• 5. RELEVANCE IS THE KEY TO MEMORY When you present, you must tend to your audience’s needs so that they can understand, remember, and ultimately act on your messages. To begin, you need to make your message easy for them to understand. This does not mean you make your message simple; it means you make it relevant. In order to create a relevant message, you need to do some reconnaissance to determine your audience’s knowledge, expectations, and attitudes, and then you need to adjust your message to your audience’s needs. This tailoring is especially needed when presenting numeric data. Too often, presenters deliver numbers devoid of context and relevance, which makes it hard for the audience to comprehend and remember. As an example, I worked with an executive at a global financial institution who presented an astonishingly large number when referring to how much money went through his firm’s banks everyday. Unfortunately, the number was too large for me to grasp and remember. To facilitate comprehension and memory, we determined that he should relate that the amount of money going through his firm’s banks was equivalent to 25% of the world’s money each day. By translating the amount into something relatable, the number sticks. Context is important. By making your content relevant to your audience, you ultimately make it more memorable. Analogies are another great way to make your content relevant for your audience. By definition, an analogy connects what you want your audience to understand to something that they already know. In other words, your new information becomes relevant by linking it to information that is already known. This connecting of information allows for faster thought processing and deeper retention because you are activating what psychologists call schemas or the mental constructs we already have in memory. For example, another company I consult for provides cloud based, data mining services for marketing firms. Many of their clients are not sure of the value of data mining. My client uses the analogy of a Ferrari parked in a garage to illustrate the missed opportunity many marketing firms are experiencing. Just as a Ferrari is not meant to waste away in a garage; your data should not waste away in your systems. This analogy allows my client’s prospects to understand the loss of value Matt Abrahams ©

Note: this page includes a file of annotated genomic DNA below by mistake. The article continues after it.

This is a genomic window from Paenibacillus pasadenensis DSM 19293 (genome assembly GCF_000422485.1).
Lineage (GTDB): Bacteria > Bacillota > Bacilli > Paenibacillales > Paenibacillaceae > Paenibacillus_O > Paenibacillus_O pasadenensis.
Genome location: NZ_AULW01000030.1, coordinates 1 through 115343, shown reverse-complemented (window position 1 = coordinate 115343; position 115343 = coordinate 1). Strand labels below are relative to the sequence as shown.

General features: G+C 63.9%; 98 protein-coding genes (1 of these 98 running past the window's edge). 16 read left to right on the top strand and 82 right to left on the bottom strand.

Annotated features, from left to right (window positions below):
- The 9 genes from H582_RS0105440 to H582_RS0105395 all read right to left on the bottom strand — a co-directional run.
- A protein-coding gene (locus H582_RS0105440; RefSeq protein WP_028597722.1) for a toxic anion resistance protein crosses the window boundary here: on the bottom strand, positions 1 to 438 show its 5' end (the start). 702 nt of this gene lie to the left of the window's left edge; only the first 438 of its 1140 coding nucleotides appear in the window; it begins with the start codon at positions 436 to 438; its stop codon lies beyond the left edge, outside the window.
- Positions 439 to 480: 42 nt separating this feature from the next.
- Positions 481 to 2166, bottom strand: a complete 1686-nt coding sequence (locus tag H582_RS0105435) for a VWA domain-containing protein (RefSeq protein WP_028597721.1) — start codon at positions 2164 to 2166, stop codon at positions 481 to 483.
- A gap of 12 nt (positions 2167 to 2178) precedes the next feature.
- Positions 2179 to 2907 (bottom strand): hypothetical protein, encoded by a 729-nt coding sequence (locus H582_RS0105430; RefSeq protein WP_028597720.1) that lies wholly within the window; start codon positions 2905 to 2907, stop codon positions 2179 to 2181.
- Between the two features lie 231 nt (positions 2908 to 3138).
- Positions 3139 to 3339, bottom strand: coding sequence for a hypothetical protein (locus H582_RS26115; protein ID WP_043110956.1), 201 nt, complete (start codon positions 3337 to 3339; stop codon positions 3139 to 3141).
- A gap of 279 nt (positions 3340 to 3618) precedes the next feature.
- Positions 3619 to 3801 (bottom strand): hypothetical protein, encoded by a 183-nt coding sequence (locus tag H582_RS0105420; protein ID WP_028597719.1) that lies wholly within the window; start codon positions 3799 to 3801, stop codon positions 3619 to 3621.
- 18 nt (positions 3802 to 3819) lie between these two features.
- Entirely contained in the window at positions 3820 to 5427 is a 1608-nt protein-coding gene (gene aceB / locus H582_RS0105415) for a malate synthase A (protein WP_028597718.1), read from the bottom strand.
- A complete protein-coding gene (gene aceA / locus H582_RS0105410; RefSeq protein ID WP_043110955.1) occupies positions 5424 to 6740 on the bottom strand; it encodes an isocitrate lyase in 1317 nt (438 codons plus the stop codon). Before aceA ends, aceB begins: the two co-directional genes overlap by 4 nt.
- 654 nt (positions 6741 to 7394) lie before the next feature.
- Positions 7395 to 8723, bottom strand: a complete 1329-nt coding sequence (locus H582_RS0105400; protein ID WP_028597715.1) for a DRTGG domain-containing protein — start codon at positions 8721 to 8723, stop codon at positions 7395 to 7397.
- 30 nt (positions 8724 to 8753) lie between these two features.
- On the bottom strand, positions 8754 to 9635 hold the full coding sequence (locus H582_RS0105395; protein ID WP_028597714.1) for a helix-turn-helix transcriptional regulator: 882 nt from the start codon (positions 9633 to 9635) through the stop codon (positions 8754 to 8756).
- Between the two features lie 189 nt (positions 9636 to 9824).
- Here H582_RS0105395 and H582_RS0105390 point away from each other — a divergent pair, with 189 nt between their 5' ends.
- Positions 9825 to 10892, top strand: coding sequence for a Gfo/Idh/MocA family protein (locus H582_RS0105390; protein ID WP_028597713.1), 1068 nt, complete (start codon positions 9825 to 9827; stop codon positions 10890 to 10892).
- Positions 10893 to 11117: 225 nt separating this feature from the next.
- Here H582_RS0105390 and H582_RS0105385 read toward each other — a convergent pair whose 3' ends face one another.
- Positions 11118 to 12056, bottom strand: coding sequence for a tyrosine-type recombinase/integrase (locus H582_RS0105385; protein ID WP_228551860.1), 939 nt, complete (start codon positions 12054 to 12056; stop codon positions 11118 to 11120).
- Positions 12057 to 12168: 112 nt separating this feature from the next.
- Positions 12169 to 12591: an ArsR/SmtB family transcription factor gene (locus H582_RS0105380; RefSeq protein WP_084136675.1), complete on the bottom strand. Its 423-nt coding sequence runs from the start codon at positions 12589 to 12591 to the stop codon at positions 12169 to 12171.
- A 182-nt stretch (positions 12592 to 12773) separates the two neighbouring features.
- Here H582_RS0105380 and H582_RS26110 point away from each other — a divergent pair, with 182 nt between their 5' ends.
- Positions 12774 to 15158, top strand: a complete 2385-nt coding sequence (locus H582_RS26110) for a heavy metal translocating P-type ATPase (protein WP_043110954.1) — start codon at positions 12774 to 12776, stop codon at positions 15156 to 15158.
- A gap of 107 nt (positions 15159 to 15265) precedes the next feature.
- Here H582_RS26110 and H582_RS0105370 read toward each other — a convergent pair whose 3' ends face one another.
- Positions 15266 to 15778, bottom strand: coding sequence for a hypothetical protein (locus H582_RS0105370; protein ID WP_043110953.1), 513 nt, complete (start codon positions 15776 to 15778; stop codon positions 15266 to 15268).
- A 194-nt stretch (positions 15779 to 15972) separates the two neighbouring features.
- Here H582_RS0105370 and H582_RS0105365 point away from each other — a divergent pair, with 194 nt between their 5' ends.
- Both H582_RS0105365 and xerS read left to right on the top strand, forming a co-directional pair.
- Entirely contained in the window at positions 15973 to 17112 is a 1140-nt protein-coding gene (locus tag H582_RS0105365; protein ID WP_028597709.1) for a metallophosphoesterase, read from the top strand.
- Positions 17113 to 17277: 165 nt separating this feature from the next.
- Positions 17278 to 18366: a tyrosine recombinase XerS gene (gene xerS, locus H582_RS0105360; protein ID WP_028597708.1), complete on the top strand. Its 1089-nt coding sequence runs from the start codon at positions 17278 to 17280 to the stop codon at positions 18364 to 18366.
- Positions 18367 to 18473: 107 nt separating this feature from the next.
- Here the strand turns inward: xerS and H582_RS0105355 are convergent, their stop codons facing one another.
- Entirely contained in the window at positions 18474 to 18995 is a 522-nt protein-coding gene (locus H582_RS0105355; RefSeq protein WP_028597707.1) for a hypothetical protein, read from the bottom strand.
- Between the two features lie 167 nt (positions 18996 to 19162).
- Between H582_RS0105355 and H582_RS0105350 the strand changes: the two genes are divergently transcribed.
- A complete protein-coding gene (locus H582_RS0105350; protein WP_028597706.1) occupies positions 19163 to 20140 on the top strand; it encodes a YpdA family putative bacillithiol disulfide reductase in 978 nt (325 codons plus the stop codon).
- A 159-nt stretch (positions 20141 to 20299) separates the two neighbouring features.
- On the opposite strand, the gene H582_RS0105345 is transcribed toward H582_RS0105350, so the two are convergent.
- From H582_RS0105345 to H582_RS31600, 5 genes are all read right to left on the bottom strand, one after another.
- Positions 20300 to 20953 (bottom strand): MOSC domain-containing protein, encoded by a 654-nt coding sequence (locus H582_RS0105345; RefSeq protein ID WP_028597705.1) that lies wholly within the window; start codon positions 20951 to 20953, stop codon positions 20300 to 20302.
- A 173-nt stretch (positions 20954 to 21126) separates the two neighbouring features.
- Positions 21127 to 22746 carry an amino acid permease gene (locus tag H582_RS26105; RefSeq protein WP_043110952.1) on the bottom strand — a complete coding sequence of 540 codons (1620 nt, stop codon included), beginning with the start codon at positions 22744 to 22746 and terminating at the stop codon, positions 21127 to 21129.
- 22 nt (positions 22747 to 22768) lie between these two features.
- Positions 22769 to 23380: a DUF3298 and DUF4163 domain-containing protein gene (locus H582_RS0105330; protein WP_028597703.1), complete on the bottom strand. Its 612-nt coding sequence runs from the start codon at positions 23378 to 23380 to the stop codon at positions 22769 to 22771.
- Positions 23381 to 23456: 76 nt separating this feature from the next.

• they are experiencing in a vivid and memorable manner. Further, it provides added benefit by allowing my client to talk in terms of speed, elegance, and attention to detail. By being empathic to your audience’s needs, you can make your content relevant which not only helps them understand your message, but it assists them in remembering it. 6. EMOTION GETS A RESPONSE FROM YOUR AUDIENCE Rhetoric is the study of argumentation and its roots date back to the ancient Greeks. Even back in the time of togas, it was well known that emotion sticks. People remember emotional appeals much more readily than simple, factual ones. To see this in your own life, reflect back on your childhood memories. Many of the most powerful and fully fleshed out ones are likely to be emotional in nature. Unfortunately, some presenters almost exclusively focus on the attitudinal and behavioral impact of their messages, and thus, miss out on an opportunity to bolster engagement in the moment and memory in the future. To help your audience remember your message, work to have your tone and delivery match the emotional impact you desire. You must take time to reflect on the emotional response you want and then work to make sure that your delivery is congruent with the emotional impact you desire. However, be careful not to be too scripted or theatrical. For emotion to help you, it must be authentic and credible. I am often challenged when I assert that emotion is an important ingredient for engagement and memory. My technical and scientific clients and students claim that their presentations need to be highly detailed and descriptive, and, thus, emotion is antithetical and incompatible to their speaking goals. I fully believe that even the most technical and scientific talks can infuse emotion in them. Further, I have seen firsthand how emotion can elevate the involvement, impact, and memory of these types of presentations. The best way to bring emotion in is to focus on benefits and implications of the technology or science. Benefits are inherently emotional….saving time, saving money, saving trees, saving lives…these are emotional. I recently worked with a large graphics chip maker whose standard presentations are jammed full of technical detail, jargon, and data. These presentations lead to Matt Abrahams ©